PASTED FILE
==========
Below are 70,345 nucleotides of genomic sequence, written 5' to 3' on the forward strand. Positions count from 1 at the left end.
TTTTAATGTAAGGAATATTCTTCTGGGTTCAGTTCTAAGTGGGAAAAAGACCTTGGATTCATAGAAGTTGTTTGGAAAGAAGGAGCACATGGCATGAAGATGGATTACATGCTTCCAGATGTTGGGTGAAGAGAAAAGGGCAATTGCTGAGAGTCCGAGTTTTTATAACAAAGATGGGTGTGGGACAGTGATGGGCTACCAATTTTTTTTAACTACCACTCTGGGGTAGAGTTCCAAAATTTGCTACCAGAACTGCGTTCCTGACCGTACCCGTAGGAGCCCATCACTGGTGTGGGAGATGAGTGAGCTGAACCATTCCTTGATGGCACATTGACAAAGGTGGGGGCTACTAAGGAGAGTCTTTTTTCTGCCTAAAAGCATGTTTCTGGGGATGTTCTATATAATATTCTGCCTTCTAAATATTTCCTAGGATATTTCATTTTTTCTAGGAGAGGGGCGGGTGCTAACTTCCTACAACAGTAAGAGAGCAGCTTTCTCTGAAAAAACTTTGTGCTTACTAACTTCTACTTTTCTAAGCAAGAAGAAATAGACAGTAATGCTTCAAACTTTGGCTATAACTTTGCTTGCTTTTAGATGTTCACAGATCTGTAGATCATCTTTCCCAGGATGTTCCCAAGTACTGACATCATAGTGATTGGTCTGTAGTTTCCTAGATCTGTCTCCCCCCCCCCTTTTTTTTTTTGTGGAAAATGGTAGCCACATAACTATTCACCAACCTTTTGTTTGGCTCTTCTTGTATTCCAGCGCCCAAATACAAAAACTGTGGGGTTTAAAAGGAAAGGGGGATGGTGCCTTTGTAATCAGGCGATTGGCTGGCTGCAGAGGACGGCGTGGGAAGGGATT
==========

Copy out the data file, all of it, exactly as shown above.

Below are 70,345 nucleotides of genomic sequence, written 5' to 3' on the forward strand. Positions count from 1 at the left end.
TTTTAATGTAAGGAATATTCTTCTGGGTTCAGTTCTAAGTGGGAAAAAGACCTTGGATTCATAGAAGTTGTTTGGAAAGAAGGAGCACATGGCATGAAGATGGATTACATGCTTCCAGATGTTGGGTGAAGAGAAAAGGGCAATTGCTGAGAGTCCGAGTTTTTATAACAAAGATGGGTGTGGGACAGTGATGGGCTACCAATTTTTTTTAACTACCACTCTGGGGTAGAGTTCCAAAATTTGCTACCAGAACTGCGTTCCTGACCGTACCCGTAGGAGCCCATCACTGGTGTGGGAGATGAGTGAGCTGAACCATTCCTTGATGGCACATTGACAAAGGTGGGGGCTACTAAGGAGAGTCTTTTTTCTGCCTAAAAGCATGTTTCTGGGGATGTTCTATATAATATTCTGCCTTCTAAATATTTCCTAGGATATTTCATTTTTTCTAGGAGAGGGGCGGGTGCTAACTTCCTACAACAGTAAGAGAGCAGCTTTCTCTGAAAAAACTTTGTGCTTACTAACTTCTACTTTTCTAAGCAAGAAGAAATAGACAGTAATGCTTCAAACTTTGGCTATAACTTTGCTTGCTTTTAGATGTTCACAGATCTGTAGATCATCTTTCCCAGGATGTTCCCAAGTACTGACATCATAGTGATTGGTCTGTAGTTTCCTAGATCTGTCTCCCCCCCCCCTTTTTTTTTTTGTGGAAAATGGTAGCCACATAACTATTCACCAACCTTTTGTTTGGCTCTTCTTGTATTCCAGCGCCCAAATACAAAAACTGTGGGGTTTAAAAGGAAAGGGGGATGGTGCCTTTGTAATCAGGCGATTGGCTGGCTGCAGAGGACGGCGTGGGAAGGGATT